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What Can Investors Expect from Disney’s Q2 Earnings?

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Walt Disney (NYSE:DIS) plans to release its results for the second quarter of fiscal 2020, which ended in March 2020, after the market close today. Notably, the earnings report comes at a challenging time for the company. For example, Disney has been forced to suspend certain business operations due to the coronavirus outbreak.

The pandemic has also taken a toll on Disney stock. Investors are concerned about how the virus will impact the company’s business. At $103 per share at the closing on Monday, Disney stock has fallen by about 30% year-to-date.

Here are three things investors need to know as they wait for Disney’s earnings report.

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What does Disney expect?

Investors will be watching the numbers closely in Disney’s earnings report. The report will likely provide clues about how COVID-19 has impacted the company’s business.

Wall Street expects Disney to post EPS of $0.90 on revenue of $17.5 billion. A year ago, Disney delivered EPS of $1.61, which topped consensus estimate at $1.58. The company reported revenue of $14.9 billion, which beat Wall Street expectation at $14.4 billion.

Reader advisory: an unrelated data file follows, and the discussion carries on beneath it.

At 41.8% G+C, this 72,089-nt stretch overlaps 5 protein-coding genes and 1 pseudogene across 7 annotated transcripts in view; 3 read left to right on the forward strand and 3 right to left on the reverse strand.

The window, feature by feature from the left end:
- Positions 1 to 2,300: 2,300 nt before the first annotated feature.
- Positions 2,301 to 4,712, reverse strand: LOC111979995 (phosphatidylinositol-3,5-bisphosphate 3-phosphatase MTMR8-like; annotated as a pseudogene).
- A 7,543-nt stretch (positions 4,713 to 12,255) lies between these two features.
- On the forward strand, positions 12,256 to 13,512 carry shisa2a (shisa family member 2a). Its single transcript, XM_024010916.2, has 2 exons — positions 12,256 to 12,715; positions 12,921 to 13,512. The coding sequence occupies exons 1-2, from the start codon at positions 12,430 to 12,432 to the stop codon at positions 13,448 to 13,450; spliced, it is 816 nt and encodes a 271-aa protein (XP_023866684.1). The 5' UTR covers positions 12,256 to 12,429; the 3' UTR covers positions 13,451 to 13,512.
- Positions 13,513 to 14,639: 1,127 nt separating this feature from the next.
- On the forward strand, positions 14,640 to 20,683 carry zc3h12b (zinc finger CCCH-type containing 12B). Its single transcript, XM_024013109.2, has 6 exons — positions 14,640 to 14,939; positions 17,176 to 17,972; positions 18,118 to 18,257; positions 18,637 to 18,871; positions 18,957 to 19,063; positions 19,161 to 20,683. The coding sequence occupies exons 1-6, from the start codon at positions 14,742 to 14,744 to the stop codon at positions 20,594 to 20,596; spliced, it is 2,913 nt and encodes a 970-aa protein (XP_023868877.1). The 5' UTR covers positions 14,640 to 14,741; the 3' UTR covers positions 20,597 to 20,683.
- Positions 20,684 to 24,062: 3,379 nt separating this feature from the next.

Disney’s upcoming earnings report will show the impact of closed theme parks and the halt on film production and releases amid COVID-19. Notably, the theme park and studio entertainment divisions contributed about 55% of Disney’s total revenue in the previous quarter, which ended in December 2019. Therefore, weakness in these two divisions could weigh heavily on Disney’s earnings results.

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Disney+ is the bright spot in a challenging period

So far, Disney+ has been a bright spot amid the pandemic. The service’s growth has been exceeding expectations. Disney+ will likely draw a lot of investor attention when the earnings report lands. Last month, the company reported that Disney+ had crossed 50 million subscribers and marked an important milestone.

Disney+ launched in a crowded market dominated by Netflix (NASDAQ:NFLX), but it has been quickly making its mark. As a result, the service has been a source of hope for Disney investors.

Fundraising and cost-cutting

Disney’s earnings report comes at a time when the company has sought to shore up its liquidity amid the pandemic. The company raised about $7.3 billion in the past few months through bond sales. Since business suspensions have reduced the cash flow from operations, Disney had to find other ways to raise cash.

In addition to fundraising, the company has also turned to cost controls, including asking its executives to take pay cuts.

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